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I'm a plotter and not a pantser. I tried starting out as a pantser because that was the only thing I knew. Then, I read a few craft books (best one was Anatomy of Story by Truby) and that really solid

This quote from David Morrell got me thinking:   "An idea for a story has taken control of you, and you're eager to put it on the page.  What happens next?  I've heard of (a) few occasions i

I'd say "no."   I think that's for the perpetually organized.   I find that, even when I'm writing code, I'm working with what I'm writing like a sculptor does clay or stone.  So

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On ‎5‎/‎8‎/‎2020 at 9:15 PM, Jeff Potts said:

 

I find that, even when I'm writing code, I'm working with what I'm writing like a sculptor does clay or stone.  Sometimes the end product is already there, but you need to work with it until you get what you want in the end.

I love this example of a sculptor. 

 

I usually have a vague idea about what's going to happen from beginning to end, but it isn't until I write the story that I become aware of the obstacles that stand in the way of my character's problems getting resolved.  It's like I'm learning with my characters. 

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I can't say for certain yet, being a fledgling and all, but I'm somewhere in between a plotter and pantser.

 

I sketch a loose outline, have a few solid scenes planned out ahead of time, but so far it's all linked with "off-the-cuff" threads.

 

I may have missed it @suspensewriter, but what where did you say you fall?

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Yes I tend to rewrite and edit as I go along. In theory my 1st draft is actual probably my 3rd.

With both Demons and Child of No One I did 9 drafts. The 1st being the rewrite one.

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On 5/6/2020 at 12:17 PM, Claire Tucker said:

I generally start with a loose idea, maybe a few scenes that are fully formed. After a while it tends to start taking shape by itself, but I do need to make some conscious decisions as described in the quote shared. 

 

Interestingly, though, I do have to write the story to discover what it's really about, as in what the theme or takeaway is.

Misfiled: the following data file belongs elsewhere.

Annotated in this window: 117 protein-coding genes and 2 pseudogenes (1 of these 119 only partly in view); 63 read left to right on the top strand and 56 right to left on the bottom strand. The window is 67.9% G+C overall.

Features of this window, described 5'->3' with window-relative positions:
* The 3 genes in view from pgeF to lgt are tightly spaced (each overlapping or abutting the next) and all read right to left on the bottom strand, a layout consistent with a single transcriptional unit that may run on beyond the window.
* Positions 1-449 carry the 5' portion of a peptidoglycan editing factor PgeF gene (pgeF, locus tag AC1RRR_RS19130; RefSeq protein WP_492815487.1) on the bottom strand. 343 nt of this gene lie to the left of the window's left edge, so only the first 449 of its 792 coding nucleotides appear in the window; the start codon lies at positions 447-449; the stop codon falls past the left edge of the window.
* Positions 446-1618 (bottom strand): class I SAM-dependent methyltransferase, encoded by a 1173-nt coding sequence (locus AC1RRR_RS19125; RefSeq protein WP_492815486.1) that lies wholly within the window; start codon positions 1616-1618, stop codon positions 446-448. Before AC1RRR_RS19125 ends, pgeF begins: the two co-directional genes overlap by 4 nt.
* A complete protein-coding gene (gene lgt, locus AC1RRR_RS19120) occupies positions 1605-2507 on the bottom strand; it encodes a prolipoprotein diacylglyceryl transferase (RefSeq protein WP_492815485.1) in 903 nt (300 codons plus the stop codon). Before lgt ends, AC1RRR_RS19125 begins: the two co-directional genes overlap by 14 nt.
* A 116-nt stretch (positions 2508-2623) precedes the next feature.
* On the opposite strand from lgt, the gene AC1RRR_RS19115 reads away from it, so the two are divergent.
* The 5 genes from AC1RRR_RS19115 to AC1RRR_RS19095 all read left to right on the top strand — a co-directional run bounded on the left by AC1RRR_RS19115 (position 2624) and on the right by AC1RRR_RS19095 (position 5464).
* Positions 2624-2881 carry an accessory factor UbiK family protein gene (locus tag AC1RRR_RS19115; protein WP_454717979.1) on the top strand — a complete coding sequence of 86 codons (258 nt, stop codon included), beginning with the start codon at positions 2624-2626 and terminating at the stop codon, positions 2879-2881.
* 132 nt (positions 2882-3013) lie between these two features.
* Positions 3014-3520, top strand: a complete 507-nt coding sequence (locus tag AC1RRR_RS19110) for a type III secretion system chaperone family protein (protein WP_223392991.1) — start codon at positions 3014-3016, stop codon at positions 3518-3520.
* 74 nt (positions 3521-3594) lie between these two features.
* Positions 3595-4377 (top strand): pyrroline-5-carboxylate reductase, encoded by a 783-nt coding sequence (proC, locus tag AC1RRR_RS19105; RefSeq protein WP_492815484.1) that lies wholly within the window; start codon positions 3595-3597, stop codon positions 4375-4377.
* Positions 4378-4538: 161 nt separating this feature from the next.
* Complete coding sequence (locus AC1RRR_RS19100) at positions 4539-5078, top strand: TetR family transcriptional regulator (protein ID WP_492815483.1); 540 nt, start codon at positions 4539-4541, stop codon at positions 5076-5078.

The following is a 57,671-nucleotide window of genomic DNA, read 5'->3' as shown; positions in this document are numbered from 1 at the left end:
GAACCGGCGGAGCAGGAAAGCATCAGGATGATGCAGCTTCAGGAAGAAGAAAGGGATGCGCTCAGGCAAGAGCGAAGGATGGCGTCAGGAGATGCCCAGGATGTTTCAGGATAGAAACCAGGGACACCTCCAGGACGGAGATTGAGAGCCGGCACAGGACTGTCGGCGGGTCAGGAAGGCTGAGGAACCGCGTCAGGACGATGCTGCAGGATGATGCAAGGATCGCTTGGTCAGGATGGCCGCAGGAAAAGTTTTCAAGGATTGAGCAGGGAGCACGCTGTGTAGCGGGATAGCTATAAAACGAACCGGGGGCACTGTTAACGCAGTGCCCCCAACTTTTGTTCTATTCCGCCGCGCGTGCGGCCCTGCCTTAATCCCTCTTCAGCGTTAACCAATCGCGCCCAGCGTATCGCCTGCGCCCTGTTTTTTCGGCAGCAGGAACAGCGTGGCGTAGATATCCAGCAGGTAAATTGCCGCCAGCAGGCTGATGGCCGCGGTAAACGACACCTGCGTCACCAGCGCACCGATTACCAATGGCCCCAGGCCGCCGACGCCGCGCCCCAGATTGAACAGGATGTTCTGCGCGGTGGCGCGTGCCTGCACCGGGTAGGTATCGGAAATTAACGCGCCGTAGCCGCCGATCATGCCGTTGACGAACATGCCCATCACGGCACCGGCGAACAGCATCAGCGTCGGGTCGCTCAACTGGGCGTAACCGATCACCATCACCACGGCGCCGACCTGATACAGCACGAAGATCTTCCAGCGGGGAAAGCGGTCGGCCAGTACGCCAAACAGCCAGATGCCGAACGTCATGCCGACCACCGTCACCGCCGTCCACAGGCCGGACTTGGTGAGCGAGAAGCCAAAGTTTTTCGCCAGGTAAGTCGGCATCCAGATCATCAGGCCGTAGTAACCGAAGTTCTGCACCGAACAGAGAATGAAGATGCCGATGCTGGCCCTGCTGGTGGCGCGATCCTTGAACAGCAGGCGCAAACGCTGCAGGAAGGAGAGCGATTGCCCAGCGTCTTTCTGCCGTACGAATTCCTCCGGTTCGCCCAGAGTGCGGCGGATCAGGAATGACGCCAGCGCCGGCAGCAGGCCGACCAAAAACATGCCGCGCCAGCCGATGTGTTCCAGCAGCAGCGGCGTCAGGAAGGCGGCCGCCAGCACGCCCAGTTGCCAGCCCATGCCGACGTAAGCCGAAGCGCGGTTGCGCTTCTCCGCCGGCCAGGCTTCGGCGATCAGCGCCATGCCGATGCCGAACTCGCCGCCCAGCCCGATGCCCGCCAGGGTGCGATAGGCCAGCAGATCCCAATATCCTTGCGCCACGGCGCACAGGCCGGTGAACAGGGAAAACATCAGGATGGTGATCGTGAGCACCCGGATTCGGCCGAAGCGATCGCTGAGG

@Claire Tucker, I think you and I are the same person, sometimes.😂 This is exactly me.

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On 5/6/2020 at 3:53 PM, Thomas Davidsmeier said:

I'm a plotter and not a pantser. I tried starting out as a pantser because that was the only thing I knew. Then, I read a few craft books (best one was Anatomy of Story by Truby) and that really solidified me as a plotter.


I was a Discovery writer for years and years and turned up my nose at plotting and structure until I read The Story Grid, and that changed my writing life. I am still most comfortable Pantsing my first draft, but I consider myself more of a Plantser, a pantser who now values story structure. (And the Truby book is spectacular.)

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3 hours ago, Johne said:


I was a Discovery writer for years and years and turned up my nose at plotting and structure until I read The Story Grid, and that changed my writing life. I am still most comfortable Pantsing my first draft, but I consider myself more of a Plantser, a pantser who now values story structure. (And the Truby book is spectacular.)

 

How does Story Grid compare to Truby? I haven't read Story Grid yet...

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Well, for one thing, it's cheaper!  It's a book that only costs $29.95.  The Story Grid, all kidding aside, is a complete system for editing your work.  You really should try it.  It's tremendously worthwhile.

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2 hours ago, Joseph S. Roberts said:

I have a learning disability, ADD.


fwiw, I also have ADD. I use a variety of techniques to focus and stay engaged. 

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